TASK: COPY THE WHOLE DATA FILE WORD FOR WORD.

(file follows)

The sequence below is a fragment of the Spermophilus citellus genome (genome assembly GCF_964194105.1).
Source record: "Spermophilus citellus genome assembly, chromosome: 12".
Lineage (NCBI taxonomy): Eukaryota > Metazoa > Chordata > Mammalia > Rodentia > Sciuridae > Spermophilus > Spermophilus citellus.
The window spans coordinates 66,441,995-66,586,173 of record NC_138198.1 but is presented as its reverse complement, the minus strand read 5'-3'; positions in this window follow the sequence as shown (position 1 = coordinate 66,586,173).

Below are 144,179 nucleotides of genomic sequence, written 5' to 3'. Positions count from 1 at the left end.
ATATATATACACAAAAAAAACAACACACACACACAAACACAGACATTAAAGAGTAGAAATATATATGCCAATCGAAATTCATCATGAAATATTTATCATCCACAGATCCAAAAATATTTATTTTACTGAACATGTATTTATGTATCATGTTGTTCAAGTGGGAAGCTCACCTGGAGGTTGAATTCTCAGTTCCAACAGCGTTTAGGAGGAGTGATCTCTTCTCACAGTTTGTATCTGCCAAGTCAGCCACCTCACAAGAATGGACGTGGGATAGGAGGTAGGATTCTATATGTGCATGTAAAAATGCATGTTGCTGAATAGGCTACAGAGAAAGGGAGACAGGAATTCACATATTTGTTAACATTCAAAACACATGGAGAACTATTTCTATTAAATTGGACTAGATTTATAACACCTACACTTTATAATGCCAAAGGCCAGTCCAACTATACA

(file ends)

The sequence below is a fragment of the Spermophilus citellus genome (genome assembly GCF_964194105.1).
Source record: "Spermophilus citellus genome assembly, chromosome: 12".
Lineage (NCBI taxonomy): Eukaryota > Metazoa > Chordata > Mammalia > Rodentia > Sciuridae > Spermophilus > Spermophilus citellus.
The window spans coordinates 66,441,995-66,586,173 of record NC_138198.1 but is presented as its reverse complement, the minus strand read 5'-3'; positions in this window follow the sequence as shown (position 1 = coordinate 66,586,173).

Below are 144,179 nucleotides of genomic sequence, written 5' to 3'. Positions count from 1 at the left end.
ATATATATACACAAAAAAAACAACACACACACACAAACACAGACATTAAAGAGTAGAAATATATATGCCAATCGAAATTCATCATGAAATATTTATCATCCACAGATCCAAAAATATTTATTTTACTGAACATGTATTTATGTATCATGTTGTTCAAGTGGGAAGCTCACCTGGAGGTTGAATTCTCAGTTCCAACAGCGTTTAGGAGGAGTGATCTCTTCTCACAGTTTGTATCTGCCAAGTCAGCCACCTCACAAGAATGGACGTGGGATAGGAGGTAGGATTCTATATGTGCATGTAAAAATGCATGTTGCTGAATAGGCTACAGAGAAAGGGAGACAGGAATTCACATATTTGTTAACATTCAAAACACATGGAGAACTATTTCTATTAAATTGGACTAGATTTATAACACCTACACTTTATAATGCCAAAGGCCAGTCCAACTATACA